The online retailer Amazon.com today unveiled a new MP3 program for buyers of CDs on its website. Called AutoRip the program gives buyers an MP3 version of their just-purchased CD that is available immediately.
The program is a logical move in a market where many buyers are choosing to buy MP3 downloads rather than physical CDs, causing CD sales to decline. The idea that would be attractive to the record labels is that the CD generally costs more so the purchase ends up being an upsell.
According to the Amazon site that is about 37,500 titles.
Because the record label has already approved Amazon.com selling an MP3 version of the CD, there should be no opposition from labels (and likely the move was discussed in advance with the major labels).
Will this lead to more CD sales? Probably a bit. Most people already know how to rip their own music, but the offer does offer some convenience.
The real winner here, though, would be Amazon's cloud player system. Amazon Cloud Player competes head-on with Apple's iCloud – but Apple, of course, does not sell physical CDs. So now buyers of music at Amazon.com, whether buying MP3s or CDs, would now have access to their music through Cloud Player.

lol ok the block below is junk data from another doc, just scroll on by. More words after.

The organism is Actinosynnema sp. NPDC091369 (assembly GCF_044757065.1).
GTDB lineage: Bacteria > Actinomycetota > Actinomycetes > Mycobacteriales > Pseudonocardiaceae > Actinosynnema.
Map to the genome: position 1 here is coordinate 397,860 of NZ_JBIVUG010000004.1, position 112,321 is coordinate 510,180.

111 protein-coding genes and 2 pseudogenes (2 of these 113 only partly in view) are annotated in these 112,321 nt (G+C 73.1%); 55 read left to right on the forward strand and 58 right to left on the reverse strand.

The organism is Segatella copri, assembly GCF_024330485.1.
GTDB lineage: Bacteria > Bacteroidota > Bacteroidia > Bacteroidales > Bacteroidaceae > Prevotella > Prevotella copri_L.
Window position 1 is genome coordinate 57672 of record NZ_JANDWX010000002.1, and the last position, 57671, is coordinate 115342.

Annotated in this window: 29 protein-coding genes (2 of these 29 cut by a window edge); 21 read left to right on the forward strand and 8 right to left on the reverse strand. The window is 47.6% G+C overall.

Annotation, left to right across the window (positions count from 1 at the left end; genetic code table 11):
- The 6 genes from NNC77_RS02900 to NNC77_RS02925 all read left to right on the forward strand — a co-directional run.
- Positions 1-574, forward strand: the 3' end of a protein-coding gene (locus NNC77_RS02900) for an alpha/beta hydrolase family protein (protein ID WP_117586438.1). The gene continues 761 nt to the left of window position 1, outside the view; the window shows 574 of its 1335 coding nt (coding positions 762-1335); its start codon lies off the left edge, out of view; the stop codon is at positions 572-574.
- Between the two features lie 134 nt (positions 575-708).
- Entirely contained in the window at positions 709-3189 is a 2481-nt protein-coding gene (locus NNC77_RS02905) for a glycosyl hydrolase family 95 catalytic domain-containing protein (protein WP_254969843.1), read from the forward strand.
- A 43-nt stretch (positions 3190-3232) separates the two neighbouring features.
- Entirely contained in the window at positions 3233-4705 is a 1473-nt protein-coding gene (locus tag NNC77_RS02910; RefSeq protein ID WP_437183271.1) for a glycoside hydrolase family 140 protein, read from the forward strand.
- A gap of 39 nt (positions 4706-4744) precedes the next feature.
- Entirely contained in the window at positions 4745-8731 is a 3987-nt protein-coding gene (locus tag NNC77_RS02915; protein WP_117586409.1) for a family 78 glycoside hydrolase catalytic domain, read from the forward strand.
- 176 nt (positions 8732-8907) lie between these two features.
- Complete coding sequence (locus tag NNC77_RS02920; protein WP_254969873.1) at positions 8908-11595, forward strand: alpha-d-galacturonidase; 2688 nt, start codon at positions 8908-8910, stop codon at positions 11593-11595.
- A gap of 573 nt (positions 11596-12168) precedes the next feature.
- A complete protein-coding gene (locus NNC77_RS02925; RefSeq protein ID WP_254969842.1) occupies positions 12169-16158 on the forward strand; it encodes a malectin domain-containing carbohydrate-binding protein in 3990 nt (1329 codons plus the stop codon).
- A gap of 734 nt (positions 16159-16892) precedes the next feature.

Amazon's Cloud Player is free for anyone buying music through the online retailer, but the storage is only 250 songs imported directly from the user own library. The price for Cloud Player Premium is $24.99 per year.
But if you buy all your music through Amazon, which surely the retailer would prefer, all those songs would be stored in your Cloud Player account regardless whether you have upgraded to Premium or not.
The one advantage Apple's iTunes still has is that in some limited cases, an MP3 purchase from iTunes comes with a digital booklet included, one where the buyer can print out their own jewel case material. Amazon one ups this by offering a physical CD with its original booklet – though at CD prices, of course.
Update: Around the time this story was posted I received an email from Amazon about past purchases and the AutoRip program – no doubt thousands of other customers of the retail received a similar email. Upon clicking the email about 500 additional songs I had purchased in the past few years were automatically added to Amazon Cloud Player, in addition to the 250 or so songs I already had there from more recent purchases. I would guess that this move will encourage more users of Amazon's online music player, as well as new downloads of the Amazon Cloud Player for iPhone.